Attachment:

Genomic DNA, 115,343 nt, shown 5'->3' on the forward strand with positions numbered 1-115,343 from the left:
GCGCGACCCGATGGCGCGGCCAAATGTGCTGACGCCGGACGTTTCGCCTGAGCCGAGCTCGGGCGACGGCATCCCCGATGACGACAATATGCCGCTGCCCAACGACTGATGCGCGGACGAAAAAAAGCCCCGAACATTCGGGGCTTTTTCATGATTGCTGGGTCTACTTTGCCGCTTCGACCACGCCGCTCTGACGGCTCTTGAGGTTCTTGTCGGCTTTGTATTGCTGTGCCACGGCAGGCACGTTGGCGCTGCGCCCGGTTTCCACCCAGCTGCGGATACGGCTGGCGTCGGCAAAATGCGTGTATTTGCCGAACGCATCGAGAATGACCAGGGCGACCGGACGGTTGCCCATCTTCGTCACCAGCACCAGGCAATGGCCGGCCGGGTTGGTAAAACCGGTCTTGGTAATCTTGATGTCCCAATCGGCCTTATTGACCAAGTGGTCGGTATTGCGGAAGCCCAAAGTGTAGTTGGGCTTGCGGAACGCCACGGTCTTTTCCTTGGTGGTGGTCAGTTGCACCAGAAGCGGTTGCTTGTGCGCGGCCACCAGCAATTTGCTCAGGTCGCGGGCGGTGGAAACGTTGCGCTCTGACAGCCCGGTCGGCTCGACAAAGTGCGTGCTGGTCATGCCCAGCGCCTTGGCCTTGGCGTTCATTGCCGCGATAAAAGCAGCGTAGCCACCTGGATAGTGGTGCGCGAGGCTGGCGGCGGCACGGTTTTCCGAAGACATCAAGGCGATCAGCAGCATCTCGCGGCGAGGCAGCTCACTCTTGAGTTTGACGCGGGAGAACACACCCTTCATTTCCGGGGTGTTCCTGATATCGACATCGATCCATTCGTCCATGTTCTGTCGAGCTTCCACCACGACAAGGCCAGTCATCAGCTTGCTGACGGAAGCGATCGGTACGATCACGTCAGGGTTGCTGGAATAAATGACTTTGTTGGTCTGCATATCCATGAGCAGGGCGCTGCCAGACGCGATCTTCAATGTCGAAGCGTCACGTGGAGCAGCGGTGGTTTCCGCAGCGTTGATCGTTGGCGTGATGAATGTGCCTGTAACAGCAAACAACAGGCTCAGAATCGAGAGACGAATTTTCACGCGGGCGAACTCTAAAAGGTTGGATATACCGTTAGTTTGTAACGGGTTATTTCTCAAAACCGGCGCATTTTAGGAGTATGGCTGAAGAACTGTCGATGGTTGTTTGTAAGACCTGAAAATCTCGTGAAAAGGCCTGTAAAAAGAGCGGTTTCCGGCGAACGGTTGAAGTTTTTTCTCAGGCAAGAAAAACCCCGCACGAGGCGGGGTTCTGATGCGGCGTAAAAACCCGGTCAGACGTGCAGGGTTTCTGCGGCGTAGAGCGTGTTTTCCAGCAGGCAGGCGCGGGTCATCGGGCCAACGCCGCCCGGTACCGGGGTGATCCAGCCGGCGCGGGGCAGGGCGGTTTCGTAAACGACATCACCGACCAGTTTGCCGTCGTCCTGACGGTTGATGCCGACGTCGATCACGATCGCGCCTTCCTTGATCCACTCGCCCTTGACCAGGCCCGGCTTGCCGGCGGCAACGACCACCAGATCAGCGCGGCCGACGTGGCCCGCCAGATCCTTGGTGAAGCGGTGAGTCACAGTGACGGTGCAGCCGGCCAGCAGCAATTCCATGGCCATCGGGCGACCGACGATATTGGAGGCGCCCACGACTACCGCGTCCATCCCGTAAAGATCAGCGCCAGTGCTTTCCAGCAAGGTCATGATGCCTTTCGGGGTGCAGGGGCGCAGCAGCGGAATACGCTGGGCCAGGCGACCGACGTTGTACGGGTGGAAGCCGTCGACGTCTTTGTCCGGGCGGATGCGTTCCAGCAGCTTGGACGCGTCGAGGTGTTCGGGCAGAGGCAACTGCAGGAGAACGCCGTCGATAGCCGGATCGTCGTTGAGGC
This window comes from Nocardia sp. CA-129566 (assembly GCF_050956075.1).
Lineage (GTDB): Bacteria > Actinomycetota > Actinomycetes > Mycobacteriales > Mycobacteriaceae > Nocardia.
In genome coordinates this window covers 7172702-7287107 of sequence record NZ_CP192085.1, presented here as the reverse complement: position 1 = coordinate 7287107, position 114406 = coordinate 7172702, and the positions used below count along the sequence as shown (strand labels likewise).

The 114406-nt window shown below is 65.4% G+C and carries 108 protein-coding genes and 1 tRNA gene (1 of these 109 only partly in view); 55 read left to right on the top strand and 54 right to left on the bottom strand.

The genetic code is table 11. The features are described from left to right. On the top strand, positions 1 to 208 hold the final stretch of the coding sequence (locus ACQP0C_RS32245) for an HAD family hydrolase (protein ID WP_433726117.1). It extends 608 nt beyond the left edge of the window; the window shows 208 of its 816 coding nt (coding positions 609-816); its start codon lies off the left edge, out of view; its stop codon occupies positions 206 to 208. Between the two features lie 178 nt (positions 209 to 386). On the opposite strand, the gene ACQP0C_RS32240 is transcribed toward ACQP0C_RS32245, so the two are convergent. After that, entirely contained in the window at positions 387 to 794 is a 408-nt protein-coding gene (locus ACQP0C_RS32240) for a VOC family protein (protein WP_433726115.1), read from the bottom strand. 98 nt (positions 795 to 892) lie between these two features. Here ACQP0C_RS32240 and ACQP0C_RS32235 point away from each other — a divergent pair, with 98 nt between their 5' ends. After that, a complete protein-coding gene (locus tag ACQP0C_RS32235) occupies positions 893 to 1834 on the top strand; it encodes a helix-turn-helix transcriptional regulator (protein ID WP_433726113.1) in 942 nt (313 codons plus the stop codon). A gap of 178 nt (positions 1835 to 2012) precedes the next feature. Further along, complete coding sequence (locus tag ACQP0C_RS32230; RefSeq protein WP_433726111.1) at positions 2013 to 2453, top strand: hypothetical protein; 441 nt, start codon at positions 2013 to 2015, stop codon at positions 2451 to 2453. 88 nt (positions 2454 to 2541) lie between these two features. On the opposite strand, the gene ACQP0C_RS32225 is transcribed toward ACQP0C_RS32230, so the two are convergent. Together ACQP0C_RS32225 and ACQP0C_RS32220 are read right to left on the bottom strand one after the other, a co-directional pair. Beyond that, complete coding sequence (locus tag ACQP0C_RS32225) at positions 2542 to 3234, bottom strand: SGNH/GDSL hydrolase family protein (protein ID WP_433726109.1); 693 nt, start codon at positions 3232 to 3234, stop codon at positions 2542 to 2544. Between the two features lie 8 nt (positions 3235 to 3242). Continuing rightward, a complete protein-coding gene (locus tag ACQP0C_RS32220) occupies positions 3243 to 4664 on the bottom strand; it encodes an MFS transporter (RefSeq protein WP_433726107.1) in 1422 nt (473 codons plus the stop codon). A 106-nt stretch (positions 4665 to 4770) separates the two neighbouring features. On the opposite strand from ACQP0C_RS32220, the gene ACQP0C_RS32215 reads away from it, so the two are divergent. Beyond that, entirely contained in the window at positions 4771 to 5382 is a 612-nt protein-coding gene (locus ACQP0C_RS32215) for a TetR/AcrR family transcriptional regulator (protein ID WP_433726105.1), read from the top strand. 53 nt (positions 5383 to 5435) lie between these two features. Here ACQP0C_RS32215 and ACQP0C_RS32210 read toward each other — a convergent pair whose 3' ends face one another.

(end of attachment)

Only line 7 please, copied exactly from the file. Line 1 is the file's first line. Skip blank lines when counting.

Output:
The genetic code is table 11. The features are described from left to right. On the top strand, positions 1 to 208 hold the final stretch of the coding sequence (locus ACQP0C_RS32245) for an HAD family hydrolase (protein ID WP_433726117.1). It extends 608 nt beyond the left edge of the window; the window shows 208 of its 816 coding nt (coding positions 609-816); its start codon lies off the left edge, out of view; its stop codon occupies positions 206 to 208. Between the two features lie 178 nt (positions 209 to 386). On the opposite strand, the gene ACQP0C_RS32240 is transcribed toward ACQP0C_RS32245, so the two are convergent. After that, entirely contained in the window at positions 387 to 794 is a 408-nt protein-coding gene (locus ACQP0C_RS32240) for a VOC family protein (protein WP_433726115.1), read from the bottom strand. 98 nt (positions 795 to 892) lie between these two features. Here ACQP0C_RS32240 and ACQP0C_RS32235 point away from each other — a divergent pair, with 98 nt between their 5' ends. After that, a complete protein-coding gene (locus tag ACQP0C_RS32235) occupies positions 893 to 1834 on the top strand; it encodes a helix-turn-helix transcriptional regulator (protein ID WP_433726113.1) in 942 nt (313 codons plus the stop codon). A gap of 178 nt (positions 1835 to 2012) precedes the next feature. Further along, complete coding sequence (locus tag ACQP0C_RS32230; RefSeq protein WP_433726111.1) at positions 2013 to 2453, top strand: hypothetical protein; 441 nt, start codon at positions 2013 to 2015, stop codon at positions 2451 to 2453. 88 nt (positions 2454 to 2541) lie between these two features. On the opposite strand, the gene ACQP0C_RS32225 is transcribed toward ACQP0C_RS32230, so the two are convergent. Together ACQP0C_RS32225 and ACQP0C_RS32220 are read right to left on the bottom strand one after the other, a co-directional pair. Beyond that, complete coding sequence (locus tag ACQP0C_RS32225) at positions 2542 to 3234, bottom strand: SGNH/GDSL hydrolase family protein (protein ID WP_433726109.1); 693 nt, start codon at positions 3232 to 3234, stop codon at positions 2542 to 2544. Between the two features lie 8 nt (positions 3235 to 3242). Continuing rightward, a complete protein-coding gene (locus tag ACQP0C_RS32220) occupies positions 3243 to 4664 on the bottom strand; it encodes an MFS transporter (RefSeq protein WP_433726107.1) in 1422 nt (473 codons plus the stop codon). A 106-nt stretch (positions 4665 to 4770) separates the two neighbouring features. On the opposite strand from ACQP0C_RS32220, the gene ACQP0C_RS32215 reads away from it, so the two are divergent. Beyond that, entirely contained in the window at positions 4771 to 5382 is a 612-nt protein-coding gene (locus ACQP0C_RS32215) for a TetR/AcrR family transcriptional regulator (protein ID WP_433726105.1), read from the top strand. 53 nt (positions 5383 to 5435) lie between these two features. Here ACQP0C_RS32215 and ACQP0C_RS32210 read toward each other — a convergent pair whose 3' ends face one another.